The SS United States defined America on the high seas in terms of decor, atmosphere, food, and service. Passengers traveled on a happy ship, with an informal seagoing elegance that made them feel at home. “She was not as stuffy as the big British liners,” according to assistant purser David Fitzgerald. “Many passengers took her out of a patriotic spirit. Many felt they would be better understood on an American ship.”[1]

After a long sojourn in Europe passengers walking up the gangplank of the SS United States were back in the USA. The ship offered a slice of American life at sea with first-run undubbed movies, the latest hit tunes, pizza, and milkshakes. The menu contained familiar dishes such as Long Island duckling, New York strip steak, Maine lobster and sugar-cured ham, and apple pie. Where else could you order a Depression-inspired dish of vegetables with a poached egg named ‘vegetables a la Hoover’, or a healthy “Clara Barton Salad.”

[1] S.S. United States William H Miller p108

Running a 5 Star Hotel At Sea

Chief Steward Herman Mueller had one of the toughest jobs, making certain the SS United States lived up to its designation as a luxury liner. The affable veteran started his seagoing career as a mess boy. Thirty years later he was in charge of a crew that included 760 men and women out of the total crew of 1,050. His share of supervisory responsibilities included all food service, hotel services, and keeping the ship spic and span. He did the latter so well that the ship always smelled and looked as new as the day it left the shipyard for the delivery voyage to New York.

Mueller also set the tone for passenger services, based on courtesy, a desire to be of service, combined with a dignified manner, and pride in a job well done. Good manners were also important and the following lapses were to be avoided; chewing gum, cleaning nails or combing hair, picking of teeth, and arguing with passengers.

For the most part, his staff followed through with personal touches that made the voyage memorable. For example, the bounty of food would occasionally overwhelm immigrant families who had endured the hunger and deprivations of post-war Europe. Not taking any chance of going hungry between meals a young family returned from the dining room with rolls and fruit stuffed in their pockets. The attentive cabin steward made sure that each day they had a fresh basket of fruit and pastries. A four-month-old baby woke up hungry in the middle of the night. Responding to the call for assistance, a nurse in a white uniform showed up at the cabin with a baby bottle, wrapped in a white damask cloth, set in a champagne bucket. These were the touches that made the SS United States so special.

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A golf lesson on the SS United States


SS United States vs Queen Mary 2

It’s interesting to compare the express Liner SS United States and the liner/cruise ship R.M.S Queen Mary 2. They are both ocean liners, built to maintain the schedule and handle the rigors of sailing year round on the North Atlantic Ocean. That’s where the similarities end and their profiles show the difference..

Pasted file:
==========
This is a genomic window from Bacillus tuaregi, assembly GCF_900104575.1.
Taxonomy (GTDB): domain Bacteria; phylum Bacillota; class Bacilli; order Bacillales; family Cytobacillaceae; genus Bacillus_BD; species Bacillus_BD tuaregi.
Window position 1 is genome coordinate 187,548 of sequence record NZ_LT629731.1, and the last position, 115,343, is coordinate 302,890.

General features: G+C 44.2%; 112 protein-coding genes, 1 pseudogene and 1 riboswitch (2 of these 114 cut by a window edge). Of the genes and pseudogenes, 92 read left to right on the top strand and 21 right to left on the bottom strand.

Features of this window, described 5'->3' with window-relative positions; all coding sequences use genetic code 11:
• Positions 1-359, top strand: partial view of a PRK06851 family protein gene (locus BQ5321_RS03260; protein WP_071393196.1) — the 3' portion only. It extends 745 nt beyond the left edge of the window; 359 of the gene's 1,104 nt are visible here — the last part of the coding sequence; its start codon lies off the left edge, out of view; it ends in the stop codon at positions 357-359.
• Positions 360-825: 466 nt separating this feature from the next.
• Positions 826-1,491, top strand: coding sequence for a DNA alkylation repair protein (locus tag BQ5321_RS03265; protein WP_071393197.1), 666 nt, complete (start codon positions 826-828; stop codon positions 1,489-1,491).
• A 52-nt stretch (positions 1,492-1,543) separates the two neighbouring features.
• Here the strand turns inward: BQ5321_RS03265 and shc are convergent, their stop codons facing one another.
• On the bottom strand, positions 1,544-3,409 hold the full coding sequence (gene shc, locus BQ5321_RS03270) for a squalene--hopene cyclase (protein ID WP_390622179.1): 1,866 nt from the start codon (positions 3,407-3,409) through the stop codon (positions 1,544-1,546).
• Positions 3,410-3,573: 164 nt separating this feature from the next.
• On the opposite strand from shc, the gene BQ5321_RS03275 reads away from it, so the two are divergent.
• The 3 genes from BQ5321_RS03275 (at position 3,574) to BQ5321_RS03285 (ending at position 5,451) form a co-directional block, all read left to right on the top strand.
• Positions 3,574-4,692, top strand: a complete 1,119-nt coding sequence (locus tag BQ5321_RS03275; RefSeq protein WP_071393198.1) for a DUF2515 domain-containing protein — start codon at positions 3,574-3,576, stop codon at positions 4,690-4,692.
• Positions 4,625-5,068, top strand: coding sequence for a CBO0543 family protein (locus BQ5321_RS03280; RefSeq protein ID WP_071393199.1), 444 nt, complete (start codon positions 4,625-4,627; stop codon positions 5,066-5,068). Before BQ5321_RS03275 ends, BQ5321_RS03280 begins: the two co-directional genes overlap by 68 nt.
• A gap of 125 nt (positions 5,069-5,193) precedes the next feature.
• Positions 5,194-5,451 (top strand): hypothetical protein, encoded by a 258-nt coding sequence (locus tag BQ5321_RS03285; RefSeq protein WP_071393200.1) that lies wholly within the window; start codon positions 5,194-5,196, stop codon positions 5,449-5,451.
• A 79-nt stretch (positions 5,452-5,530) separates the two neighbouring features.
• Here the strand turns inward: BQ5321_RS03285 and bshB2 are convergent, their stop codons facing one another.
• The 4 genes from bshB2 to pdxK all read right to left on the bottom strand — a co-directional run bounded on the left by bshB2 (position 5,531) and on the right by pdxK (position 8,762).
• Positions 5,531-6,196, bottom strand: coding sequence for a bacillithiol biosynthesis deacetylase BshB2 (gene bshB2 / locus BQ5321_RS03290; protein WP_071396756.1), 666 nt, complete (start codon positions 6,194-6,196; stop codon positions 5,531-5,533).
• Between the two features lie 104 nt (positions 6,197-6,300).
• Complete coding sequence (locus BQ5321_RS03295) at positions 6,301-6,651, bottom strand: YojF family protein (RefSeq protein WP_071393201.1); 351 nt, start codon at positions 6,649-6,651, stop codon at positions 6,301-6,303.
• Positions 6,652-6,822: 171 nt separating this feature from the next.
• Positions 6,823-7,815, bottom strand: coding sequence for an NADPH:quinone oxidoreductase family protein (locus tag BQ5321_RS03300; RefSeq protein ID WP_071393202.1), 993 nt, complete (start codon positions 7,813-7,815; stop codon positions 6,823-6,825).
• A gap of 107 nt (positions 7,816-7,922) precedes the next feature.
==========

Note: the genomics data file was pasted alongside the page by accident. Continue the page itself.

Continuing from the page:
Built to survive financially Queen Mary 2 is no speed queen. Speed cost money and balcony cabins produce revenue, thus she is a combination cruise ship and ocean liner.

Built to serve as a troop ship and ship of state, the United States is a sleek racing machine. Balconies and speed don’t mix when a ship is heading into a cold wind at 32 knots (36.8 mph) At that speed it wasn’t even safe to open a porthole.

Having sailed on both I offer the following comparison in the style of ‘Comparo’ from Car and Driver magazine

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Comparing the SS United States and the Queen Mary 2

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+ The British persona, stabilized ride, getting there is still half the fun. A floating maritime museum. The last alternative to the indignities of air travel.

– Its no ocean greyhound but who cares. Strong family resemblance to a Carnival cruise ship. Miss those ‘Bon Voyage parties.’

= Transportation for those who still believe that staggering round a transatlantic liner in a dinner jacket with a martini is the normal, rational, reasonable way to cross the Atlantic. A grand ocean liner that preserves In style and spirit the classic the rituals of the traditional transatlantic crossing.

• Gross tonnage: 151,400
• Horsepower: 157,168
• Top speed 29.6 knots
• Service speed: 26 knots
• Passengers: 2,620

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+ American in style and spirit. Speed and good looks, the ‘Concorde’ of the North Atlantic liners. Friendly personal service. Living in an unplugged world, no cells, TV, internet. A thrilling ride.

– The roller coaster ride in heavy weather (it was still a thrill), Titanic style class division isolated passengers and cut the ship up. Required a generous taxpayer subsidy to operate. Antiseptic luxury. Two Star accommodations in Tourist

= An American original. To sail on her was to experience a superb sailing machine with dashing good looks and comfort of an ocean going yacht. A technological marvel loaded with ‘Wow’ factor.

• Gross tonnage: 53,300
• Horsepower: 240,000
• Top speed: 42 knots
• Service speed: 32 knots
• Passengers: 2,008


This page brings you pictures in two formats. First, the initial decorator’s drawing board plans then the actual final spaces. Notice the drawings appear more expansive and the artwork is still subject to change.



Views From the Past, Hope for the Future

The SS United States interiors then and now

The SS United States interiors were stripped to remove asbestos. The art, furniture, silverware, navigation equipment went under the auction hammer to pay for docking fees. Yet despite her peeling paint and bare interiors, she maintains her dignity ready for a comeback as a hotel/museum, and event center. The United States is looking forward to the sounds of footsteps on her deck, dancing in the ballroom, and a chance to tell her story to future generations.

Views from the past and hope for the future show what once was and her current state in Philadelphia.

Her future lies with a dedicated group of fans fighting to save the ship. Follow their progress go to the SS United States Conservancy.



  1. Annabella

    I sailed on the SS United States in Dec. 1965 when we moved to France for my father’s work. It was an incredible experience. I was only nine years old, but remember it well– watching the staff move the avatar of the boat as we moved across the Atlantic each day, the meals, the swimming pool, and the fun of being on this large boat. We arrived at Le Havre without jet lag– and then took a train to Paris.

    I wondered what the exact location of the pier it docked at in Manhattan was. Do you know?
    Thank you.

  2. Monty M

    wonderfull story – I sailed her to England in 1962 to visit my grandmother – I was 7- years old but remember it very well – splendid ship – such splendor and my mom all dressed up 🙂 wonderfull times